§ 21. Captain Pilkington
asked the Chancellor of the Exchequer whether he will give comparative figures showing the difference in the fall in the purchasing power of the £ sterling from 1946 to 1951 and from 1951 to 1958, respectively.
§ Mr. Erroll
Taking the internal purchasing power of the £ as 20s. in 1946, it had fallen to 15s. 2d. in 1951. Taking it as 20s. in 1951, it had fallen to 15s 10d. in October, 1958. These estimates are based on the Consumer Price Index, adjusted for October, 1958, by the Index of Retail Prices.
§ Captain Pilkington
Can my hon. Friend say why the second period was as good as it has been in view of the fact that during that time there was no comparable American loan and there was on the other hand, the burden of rearmament and renewed competition from Germany and Japan and other similar nations?
§ Mr. Erroll
In addition to the good reasons advanced by my hon. and gallant Friend, I should like to point out that during this year there has been a greater measure of stability.
Mr. H. Wilson
Will the Economic Secretary point out to his hon. and gallant Friend that the earlier period was a little closer to a war than the later period and coincided with a period of great world scarcity? Will he also give to his hon. and gallant Friend the figures of world prices and import prices in the two periods separately?
§ 23. Mr. Sparks
asked the Chancellor of the Exchequer details of the basis upon which he calculates the internal purchasing value and the internal purchasing power of the £ sterling, respectively.
§ Mr. Erroll
There are four indices concerned and I will, with permission, circulate full details in the OFFICIAL REPORT.
§ Mr. Sparks
Is the hon. Gentleman aware that on 3rd November, in reply to a Question, he said that the internal purchasing value of the £ as at September this year was 15s. 6d. and that in reply to a similar Question on 13th November, he said that the internal purchasing power of the £ as at September was 16s. 7d., a difference of 1s. 1d.? Now, he has mentioned another figure of 15s. 10d. for October. What is the significance of all these variations?
§ Mr. Erroll
The answer is that time marches on. My Answer today to my hon. and gallant Friend the Member for Poole (Captain Pilkington) was specially corrected to take into account the change in the index that was announced this morning. As regards the other points raised by the hon. Member, the Answers usually indicate whether the figures are based on the Consumer Price Index or on the Index of Retail Prices. They are two different indices and the results are, therefore, slightly different.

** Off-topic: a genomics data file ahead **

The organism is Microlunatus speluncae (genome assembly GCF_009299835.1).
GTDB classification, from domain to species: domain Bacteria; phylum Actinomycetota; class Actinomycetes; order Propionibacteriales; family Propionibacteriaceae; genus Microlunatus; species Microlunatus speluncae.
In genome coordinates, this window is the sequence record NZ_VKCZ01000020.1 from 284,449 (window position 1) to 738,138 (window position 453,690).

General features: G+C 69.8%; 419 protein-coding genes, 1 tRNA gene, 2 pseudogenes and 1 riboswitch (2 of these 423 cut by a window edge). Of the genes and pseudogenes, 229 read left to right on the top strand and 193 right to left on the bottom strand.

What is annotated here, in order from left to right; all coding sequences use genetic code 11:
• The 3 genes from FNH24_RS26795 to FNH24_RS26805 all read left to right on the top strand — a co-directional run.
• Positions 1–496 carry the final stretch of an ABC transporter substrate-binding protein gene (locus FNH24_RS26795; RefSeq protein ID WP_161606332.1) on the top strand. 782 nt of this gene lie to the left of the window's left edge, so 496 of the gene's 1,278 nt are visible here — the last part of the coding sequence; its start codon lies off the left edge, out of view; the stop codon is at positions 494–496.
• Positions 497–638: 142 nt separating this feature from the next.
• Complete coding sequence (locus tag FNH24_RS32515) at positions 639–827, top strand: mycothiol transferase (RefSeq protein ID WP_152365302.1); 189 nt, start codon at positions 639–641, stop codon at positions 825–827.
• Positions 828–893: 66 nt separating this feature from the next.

§ Mr. J. Griffiths
Will the hon. Gentleman reproduce these figures in HANSARD accompanied by a copy of the Tory manifesto at the time of the General Election containing the Conservative Party's promise to mend the hole in people's pockets?
§ Following are the details:
§ The terms "internal purchasing value" and "internal purchasing power" are used synonymously.
§ There are four official indices available. These are:
- (a) The Cost of Living Index, compiled monthly from July, 1914, to June, 1947, by the Minister of Labour, and then discontinued. This index was designed to measure the average changes in the cost of maintaining the standard of living prevalent in working-class households in 1914.
- (b) The Interim Index of Retail Prices, compiled monthly from June, 1947, to January, 1956, by the Ministry of Labour. This index covered a wide range of goods and services bought by households of wage earners and others with relatively small incomes.
- (c) The Index of Retail Prices, compiled monthly since January, 1956, by the Ministry of Labour. This index was constructed from material provided by the 1953–54
1310 household expenditure inquiry and covered expenditure by all households except those whose head received more than £20 a week and those whose income was derived mainly from National Insurance retirement or similar pensions and National Assistance.
- (d) The Price Index of all Consumer Goods and Services, compiled for 1938 and each calendar year since 1946 by the Central Statistical Office. This index covers the whole range of goods and services purchased by consumers.
§ It has been the practice to answer Questions relating to the internal purchasing power of the £ sterling by reference to the Consumer Price Index, wherever possible. But since this index is compiled only for complete calendar years, the Index of Retail Prices is used to bring the calculation up to date from the last complete calendar year for which figures are available. When reference is made to years before 1938, the Cost of Living Index is used. Questions which relate to changes in the cost of living are answered by reference to the Interim Index of Retail Prices or the Index of Retail Prices for periods after June, 1947, or, for earlier dates, by reference to the Cost of Living Index.
§ It is also the practice for Answers to Questions relating to the internal purchasing power of the £ sterling or the cost of living to state specifically the indices on which the calculations are based.